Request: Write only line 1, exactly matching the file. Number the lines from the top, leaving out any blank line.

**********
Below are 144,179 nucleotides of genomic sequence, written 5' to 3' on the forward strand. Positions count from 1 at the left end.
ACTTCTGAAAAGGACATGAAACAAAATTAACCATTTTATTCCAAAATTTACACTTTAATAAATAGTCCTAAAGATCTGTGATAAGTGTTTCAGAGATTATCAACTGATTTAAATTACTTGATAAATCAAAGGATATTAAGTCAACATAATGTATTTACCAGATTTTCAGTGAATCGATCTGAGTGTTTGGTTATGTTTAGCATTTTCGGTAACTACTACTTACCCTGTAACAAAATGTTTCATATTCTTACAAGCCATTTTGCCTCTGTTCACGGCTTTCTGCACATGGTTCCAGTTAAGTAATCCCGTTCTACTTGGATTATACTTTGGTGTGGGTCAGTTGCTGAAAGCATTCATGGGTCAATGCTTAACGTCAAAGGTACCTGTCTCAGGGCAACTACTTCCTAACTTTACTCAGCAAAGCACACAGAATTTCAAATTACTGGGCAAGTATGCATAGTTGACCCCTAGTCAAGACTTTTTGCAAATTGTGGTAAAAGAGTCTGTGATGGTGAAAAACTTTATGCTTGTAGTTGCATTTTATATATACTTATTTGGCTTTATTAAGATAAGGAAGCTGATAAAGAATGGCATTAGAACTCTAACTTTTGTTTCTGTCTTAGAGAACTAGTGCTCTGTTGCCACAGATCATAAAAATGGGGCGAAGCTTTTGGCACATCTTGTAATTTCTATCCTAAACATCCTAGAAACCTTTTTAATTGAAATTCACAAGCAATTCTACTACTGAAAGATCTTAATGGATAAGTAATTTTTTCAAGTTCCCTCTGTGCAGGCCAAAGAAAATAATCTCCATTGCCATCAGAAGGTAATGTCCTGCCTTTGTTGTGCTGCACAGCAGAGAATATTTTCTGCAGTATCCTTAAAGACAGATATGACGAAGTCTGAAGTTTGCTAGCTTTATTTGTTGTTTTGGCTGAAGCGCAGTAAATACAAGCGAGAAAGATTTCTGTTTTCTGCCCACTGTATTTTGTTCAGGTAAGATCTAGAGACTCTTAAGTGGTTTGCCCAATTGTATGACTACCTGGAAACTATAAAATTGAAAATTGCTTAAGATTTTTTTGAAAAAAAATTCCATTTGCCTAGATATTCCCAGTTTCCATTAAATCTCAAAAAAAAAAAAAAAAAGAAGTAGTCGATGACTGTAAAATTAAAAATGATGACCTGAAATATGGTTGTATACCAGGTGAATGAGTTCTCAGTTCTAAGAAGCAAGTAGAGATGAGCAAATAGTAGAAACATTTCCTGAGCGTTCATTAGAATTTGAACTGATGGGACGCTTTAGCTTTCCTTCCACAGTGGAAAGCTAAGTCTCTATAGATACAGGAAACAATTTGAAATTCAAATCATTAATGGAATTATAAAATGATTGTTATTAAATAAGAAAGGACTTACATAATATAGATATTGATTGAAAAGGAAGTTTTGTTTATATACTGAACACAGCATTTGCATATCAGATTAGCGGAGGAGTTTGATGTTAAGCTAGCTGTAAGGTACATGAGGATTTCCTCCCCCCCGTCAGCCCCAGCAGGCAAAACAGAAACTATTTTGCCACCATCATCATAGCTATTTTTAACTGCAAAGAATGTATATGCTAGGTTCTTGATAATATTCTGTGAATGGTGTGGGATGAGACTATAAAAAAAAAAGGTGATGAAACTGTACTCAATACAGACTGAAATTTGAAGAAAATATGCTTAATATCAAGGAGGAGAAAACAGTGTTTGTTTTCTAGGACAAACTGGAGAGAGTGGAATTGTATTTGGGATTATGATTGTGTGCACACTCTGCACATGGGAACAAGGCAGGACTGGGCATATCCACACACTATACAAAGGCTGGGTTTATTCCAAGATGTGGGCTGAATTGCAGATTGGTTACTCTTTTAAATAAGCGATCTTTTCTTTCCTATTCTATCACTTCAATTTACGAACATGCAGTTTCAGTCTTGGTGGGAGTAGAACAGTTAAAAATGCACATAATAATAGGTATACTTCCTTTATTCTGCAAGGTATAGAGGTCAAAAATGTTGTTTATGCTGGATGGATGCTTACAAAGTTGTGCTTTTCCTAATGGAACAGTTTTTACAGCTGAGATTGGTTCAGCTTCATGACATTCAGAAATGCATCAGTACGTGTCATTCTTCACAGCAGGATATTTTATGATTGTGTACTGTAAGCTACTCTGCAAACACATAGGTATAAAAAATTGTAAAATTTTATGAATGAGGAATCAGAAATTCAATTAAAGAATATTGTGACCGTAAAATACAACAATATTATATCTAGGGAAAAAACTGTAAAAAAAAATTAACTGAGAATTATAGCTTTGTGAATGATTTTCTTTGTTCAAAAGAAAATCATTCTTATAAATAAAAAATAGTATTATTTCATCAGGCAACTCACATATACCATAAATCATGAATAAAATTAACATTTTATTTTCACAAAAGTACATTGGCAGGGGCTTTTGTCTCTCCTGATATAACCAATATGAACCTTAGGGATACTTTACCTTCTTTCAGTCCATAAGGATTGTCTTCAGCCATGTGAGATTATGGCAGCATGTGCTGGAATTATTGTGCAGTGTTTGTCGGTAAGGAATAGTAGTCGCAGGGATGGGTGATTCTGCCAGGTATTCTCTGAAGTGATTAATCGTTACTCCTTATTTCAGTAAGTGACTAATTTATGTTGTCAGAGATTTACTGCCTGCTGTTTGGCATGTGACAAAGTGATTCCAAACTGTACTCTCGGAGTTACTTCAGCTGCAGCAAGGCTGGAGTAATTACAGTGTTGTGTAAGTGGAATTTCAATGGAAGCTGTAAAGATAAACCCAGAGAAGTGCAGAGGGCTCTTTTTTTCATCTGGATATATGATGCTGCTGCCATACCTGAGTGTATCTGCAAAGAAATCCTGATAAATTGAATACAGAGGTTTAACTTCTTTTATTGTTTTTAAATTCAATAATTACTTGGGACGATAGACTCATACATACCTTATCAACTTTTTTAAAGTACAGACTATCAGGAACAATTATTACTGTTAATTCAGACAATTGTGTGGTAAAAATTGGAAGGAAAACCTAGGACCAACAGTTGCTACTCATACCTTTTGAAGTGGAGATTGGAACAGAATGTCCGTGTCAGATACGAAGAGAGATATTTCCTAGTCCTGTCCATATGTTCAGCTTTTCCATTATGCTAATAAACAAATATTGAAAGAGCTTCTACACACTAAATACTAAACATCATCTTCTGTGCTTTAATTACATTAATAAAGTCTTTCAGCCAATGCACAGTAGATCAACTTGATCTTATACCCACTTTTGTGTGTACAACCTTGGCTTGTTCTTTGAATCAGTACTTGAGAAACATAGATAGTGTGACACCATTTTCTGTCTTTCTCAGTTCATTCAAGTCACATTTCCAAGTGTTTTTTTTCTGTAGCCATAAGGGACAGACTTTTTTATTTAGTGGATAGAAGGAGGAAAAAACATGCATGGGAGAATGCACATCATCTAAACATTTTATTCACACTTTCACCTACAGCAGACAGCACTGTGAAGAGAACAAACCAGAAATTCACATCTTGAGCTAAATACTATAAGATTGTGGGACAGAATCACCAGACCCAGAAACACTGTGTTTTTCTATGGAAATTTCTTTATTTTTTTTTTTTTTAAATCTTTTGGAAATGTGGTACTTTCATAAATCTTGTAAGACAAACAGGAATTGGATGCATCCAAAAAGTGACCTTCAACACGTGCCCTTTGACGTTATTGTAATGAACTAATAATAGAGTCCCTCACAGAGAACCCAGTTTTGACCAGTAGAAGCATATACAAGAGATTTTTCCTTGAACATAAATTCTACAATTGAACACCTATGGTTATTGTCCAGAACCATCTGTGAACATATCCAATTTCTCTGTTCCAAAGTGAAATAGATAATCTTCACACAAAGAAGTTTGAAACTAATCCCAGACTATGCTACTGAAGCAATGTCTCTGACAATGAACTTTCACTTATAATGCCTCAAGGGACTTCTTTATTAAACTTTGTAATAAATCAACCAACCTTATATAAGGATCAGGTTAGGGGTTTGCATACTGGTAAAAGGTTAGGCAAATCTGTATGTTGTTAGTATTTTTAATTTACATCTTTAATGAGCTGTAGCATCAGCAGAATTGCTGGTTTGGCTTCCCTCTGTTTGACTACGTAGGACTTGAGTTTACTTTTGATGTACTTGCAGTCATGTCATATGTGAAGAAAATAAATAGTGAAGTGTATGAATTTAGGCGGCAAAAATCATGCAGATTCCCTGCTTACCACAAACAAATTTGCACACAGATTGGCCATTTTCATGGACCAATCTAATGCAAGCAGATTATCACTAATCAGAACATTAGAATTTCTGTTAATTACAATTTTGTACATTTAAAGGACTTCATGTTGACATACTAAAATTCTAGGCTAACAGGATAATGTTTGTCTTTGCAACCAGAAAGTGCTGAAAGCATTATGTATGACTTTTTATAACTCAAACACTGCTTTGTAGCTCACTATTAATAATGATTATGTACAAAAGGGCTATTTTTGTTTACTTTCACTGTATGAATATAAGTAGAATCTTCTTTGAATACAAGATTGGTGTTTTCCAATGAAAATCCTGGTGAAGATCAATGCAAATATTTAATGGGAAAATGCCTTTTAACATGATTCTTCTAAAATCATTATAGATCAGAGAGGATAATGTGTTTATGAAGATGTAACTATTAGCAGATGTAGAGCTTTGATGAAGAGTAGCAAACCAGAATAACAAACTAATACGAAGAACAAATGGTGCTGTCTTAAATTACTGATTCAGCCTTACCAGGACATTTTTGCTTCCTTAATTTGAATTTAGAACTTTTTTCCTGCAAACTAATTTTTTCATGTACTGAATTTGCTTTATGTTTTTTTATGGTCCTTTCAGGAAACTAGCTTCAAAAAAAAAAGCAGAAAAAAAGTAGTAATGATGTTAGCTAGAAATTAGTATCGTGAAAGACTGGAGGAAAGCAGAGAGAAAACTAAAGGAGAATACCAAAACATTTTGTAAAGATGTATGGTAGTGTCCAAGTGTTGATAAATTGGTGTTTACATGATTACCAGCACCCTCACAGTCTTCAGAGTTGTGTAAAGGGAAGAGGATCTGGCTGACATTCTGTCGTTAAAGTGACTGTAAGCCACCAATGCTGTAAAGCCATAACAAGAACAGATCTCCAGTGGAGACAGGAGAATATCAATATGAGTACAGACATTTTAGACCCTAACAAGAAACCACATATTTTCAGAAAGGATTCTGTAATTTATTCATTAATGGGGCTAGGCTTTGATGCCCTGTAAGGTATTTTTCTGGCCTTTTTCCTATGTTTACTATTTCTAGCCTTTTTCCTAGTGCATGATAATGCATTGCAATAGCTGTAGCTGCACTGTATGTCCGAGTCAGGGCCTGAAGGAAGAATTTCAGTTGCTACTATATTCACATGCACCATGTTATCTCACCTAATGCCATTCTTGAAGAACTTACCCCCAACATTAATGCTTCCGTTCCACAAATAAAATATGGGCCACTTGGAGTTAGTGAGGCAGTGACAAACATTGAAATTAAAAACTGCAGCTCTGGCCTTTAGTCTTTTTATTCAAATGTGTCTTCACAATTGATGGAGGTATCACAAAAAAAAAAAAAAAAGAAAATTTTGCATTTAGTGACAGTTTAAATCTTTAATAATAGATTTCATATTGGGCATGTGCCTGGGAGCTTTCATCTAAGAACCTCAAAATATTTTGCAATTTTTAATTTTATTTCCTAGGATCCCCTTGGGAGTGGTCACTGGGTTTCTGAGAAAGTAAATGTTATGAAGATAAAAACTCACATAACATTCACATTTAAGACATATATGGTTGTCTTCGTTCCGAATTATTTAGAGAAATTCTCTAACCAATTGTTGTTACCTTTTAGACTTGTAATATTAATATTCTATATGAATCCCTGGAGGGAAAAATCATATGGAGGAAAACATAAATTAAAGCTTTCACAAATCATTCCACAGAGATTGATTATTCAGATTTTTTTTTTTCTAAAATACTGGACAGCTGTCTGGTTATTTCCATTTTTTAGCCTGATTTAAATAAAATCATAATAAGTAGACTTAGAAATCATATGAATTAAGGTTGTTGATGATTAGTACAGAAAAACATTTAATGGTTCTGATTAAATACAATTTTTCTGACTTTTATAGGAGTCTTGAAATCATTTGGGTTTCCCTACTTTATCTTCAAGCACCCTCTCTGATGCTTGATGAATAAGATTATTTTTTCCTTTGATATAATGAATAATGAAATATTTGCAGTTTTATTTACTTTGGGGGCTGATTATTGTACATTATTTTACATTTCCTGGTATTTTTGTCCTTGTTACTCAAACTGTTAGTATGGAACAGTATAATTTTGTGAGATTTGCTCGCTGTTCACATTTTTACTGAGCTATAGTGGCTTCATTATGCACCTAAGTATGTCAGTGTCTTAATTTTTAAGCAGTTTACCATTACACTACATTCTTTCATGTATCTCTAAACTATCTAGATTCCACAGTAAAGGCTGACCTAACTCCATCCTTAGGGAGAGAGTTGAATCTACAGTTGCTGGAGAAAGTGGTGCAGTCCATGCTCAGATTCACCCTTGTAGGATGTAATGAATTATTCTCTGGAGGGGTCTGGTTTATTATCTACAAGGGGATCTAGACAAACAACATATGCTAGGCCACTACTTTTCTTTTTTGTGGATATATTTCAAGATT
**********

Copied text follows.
Below are 144,179 nucleotides of genomic sequence, written 5' to 3' on the forward strand. Positions count from 1 at the left end.